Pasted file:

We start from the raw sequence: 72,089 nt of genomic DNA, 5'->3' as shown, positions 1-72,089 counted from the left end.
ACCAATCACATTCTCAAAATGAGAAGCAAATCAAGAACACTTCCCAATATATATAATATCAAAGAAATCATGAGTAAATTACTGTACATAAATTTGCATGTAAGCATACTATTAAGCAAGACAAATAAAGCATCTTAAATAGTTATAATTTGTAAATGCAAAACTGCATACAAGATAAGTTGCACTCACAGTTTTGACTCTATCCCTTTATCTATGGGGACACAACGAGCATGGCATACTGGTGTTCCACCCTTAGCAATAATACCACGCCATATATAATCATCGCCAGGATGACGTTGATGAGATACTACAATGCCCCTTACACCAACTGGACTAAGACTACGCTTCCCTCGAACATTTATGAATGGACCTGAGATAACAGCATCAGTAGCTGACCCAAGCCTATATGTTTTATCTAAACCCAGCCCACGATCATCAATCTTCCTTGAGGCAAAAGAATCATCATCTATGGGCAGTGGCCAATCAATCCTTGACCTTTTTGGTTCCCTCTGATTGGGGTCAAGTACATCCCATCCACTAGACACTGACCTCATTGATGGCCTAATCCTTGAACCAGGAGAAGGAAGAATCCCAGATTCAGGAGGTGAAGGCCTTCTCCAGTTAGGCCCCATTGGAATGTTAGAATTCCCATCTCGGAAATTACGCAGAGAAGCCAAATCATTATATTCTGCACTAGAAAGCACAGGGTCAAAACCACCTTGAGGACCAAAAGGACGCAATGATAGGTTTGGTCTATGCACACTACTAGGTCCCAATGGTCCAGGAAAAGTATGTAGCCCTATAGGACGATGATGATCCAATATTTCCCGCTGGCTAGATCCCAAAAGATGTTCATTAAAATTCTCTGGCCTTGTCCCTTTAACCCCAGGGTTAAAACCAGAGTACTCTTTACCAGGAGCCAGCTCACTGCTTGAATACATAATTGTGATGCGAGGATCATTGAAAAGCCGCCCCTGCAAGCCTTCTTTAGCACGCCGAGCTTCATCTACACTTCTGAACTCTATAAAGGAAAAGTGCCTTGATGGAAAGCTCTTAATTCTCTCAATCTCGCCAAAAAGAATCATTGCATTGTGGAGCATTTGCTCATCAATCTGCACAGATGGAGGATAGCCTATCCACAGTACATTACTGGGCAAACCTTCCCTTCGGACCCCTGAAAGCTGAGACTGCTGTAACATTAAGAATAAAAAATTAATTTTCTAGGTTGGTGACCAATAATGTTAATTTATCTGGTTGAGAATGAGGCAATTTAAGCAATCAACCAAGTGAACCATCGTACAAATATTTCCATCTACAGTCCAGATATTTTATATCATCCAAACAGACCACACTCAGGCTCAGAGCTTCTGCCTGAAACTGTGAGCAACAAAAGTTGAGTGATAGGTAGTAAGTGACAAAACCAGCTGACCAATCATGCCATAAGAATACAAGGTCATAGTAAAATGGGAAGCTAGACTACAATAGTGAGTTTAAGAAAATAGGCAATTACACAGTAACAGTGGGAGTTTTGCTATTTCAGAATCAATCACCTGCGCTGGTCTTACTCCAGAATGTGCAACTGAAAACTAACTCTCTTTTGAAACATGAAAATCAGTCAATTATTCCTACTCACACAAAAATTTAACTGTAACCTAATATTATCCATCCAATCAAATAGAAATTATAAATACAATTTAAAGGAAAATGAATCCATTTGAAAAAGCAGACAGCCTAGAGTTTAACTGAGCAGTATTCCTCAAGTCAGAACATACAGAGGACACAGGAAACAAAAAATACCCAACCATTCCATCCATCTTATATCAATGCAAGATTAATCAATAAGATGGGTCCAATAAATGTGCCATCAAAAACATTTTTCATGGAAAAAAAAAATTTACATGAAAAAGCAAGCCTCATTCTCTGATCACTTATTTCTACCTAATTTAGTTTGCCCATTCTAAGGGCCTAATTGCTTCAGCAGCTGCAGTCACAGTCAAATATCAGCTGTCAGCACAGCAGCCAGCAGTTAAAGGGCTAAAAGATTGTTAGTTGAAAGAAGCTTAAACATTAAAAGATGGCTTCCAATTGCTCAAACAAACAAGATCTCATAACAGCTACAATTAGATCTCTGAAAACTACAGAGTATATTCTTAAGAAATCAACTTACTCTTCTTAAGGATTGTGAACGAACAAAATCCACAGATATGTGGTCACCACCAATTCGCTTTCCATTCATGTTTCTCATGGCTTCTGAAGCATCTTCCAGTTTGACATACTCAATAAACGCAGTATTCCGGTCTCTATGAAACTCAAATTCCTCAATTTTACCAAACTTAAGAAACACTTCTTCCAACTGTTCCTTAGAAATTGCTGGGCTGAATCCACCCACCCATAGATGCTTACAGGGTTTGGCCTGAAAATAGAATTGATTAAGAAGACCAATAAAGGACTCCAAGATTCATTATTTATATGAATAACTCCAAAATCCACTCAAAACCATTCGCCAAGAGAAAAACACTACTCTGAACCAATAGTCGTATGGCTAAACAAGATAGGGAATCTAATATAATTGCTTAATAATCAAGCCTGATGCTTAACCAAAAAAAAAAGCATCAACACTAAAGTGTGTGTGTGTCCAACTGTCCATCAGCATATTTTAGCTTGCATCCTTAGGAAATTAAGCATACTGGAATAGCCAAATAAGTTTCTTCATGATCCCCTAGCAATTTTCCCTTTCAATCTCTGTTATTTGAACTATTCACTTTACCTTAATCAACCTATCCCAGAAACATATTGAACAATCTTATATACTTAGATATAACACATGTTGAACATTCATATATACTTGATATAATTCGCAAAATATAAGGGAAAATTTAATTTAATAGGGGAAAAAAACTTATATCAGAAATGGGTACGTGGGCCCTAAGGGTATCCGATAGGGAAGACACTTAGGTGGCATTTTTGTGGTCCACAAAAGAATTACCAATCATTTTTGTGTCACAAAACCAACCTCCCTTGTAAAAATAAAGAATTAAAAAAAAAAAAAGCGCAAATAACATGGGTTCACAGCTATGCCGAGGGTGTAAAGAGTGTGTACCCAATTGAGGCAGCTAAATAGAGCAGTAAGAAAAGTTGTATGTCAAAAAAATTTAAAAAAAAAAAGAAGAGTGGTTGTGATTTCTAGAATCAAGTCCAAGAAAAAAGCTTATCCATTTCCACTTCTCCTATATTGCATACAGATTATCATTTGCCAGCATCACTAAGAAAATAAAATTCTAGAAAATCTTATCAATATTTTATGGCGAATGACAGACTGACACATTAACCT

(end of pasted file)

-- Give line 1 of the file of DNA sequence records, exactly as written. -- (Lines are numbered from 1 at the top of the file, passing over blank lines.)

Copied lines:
We start from the raw sequence: 72,089 nt of genomic DNA, 5'->3' as shown, positions 1-72,089 counted from the left end.